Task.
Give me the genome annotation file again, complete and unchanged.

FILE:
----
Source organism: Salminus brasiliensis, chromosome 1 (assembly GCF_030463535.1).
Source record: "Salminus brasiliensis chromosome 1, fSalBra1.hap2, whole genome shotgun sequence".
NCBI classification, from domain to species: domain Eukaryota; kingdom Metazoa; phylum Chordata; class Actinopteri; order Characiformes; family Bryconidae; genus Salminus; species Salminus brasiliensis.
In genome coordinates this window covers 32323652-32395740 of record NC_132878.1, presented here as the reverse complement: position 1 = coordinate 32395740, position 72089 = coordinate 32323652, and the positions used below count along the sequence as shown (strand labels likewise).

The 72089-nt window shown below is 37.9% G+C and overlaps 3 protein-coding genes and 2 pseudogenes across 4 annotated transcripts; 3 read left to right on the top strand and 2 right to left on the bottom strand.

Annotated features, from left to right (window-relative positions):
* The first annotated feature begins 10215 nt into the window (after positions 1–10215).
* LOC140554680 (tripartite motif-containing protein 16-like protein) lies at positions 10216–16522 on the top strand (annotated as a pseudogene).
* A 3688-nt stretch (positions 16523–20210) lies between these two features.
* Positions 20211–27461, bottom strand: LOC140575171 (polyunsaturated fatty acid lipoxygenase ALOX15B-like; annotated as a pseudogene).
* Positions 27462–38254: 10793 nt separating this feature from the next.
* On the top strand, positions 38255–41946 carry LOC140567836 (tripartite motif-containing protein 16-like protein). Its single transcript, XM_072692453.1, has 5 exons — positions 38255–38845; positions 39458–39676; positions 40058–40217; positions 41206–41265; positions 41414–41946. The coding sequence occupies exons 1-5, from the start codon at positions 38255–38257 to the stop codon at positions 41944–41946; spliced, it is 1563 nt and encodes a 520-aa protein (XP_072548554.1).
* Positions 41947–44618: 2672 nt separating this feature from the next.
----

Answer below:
Source organism: Salminus brasiliensis, chromosome 1 (assembly GCF_030463535.1).
Source record: "Salminus brasiliensis chromosome 1, fSalBra1.hap2, whole genome shotgun sequence".
NCBI classification, from domain to species: domain Eukaryota; kingdom Metazoa; phylum Chordata; class Actinopteri; order Characiformes; family Bryconidae; genus Salminus; species Salminus brasiliensis.
In genome coordinates this window covers 32323652-32395740 of record NC_132878.1, presented here as the reverse complement: position 1 = coordinate 32395740, position 72089 = coordinate 32323652, and the positions used below count along the sequence as shown (strand labels likewise).

The 72089-nt window shown below is 37.9% G+C and overlaps 3 protein-coding genes and 2 pseudogenes across 4 annotated transcripts; 3 read left to right on the top strand and 2 right to left on the bottom strand.

Annotated features, from left to right (window-relative positions):
* The first annotated feature begins 10215 nt into the window (after positions 1–10215).
* LOC140554680 (tripartite motif-containing protein 16-like protein) lies at positions 10216–16522 on the top strand (annotated as a pseudogene).
* A 3688-nt stretch (positions 16523–20210) lies between these two features.
* Positions 20211–27461, bottom strand: LOC140575171 (polyunsaturated fatty acid lipoxygenase ALOX15B-like; annotated as a pseudogene).
* Positions 27462–38254: 10793 nt separating this feature from the next.
* On the top strand, positions 38255–41946 carry LOC140567836 (tripartite motif-containing protein 16-like protein). Its single transcript, XM_072692453.1, has 5 exons — positions 38255–38845; positions 39458–39676; positions 40058–40217; positions 41206–41265; positions 41414–41946. The coding sequence occupies exons 1-5, from the start codon at positions 38255–38257 to the stop codon at positions 41944–41946; spliced, it is 1563 nt and encodes a 520-aa protein (XP_072548554.1).
* Positions 41947–44618: 2672 nt separating this feature from the next.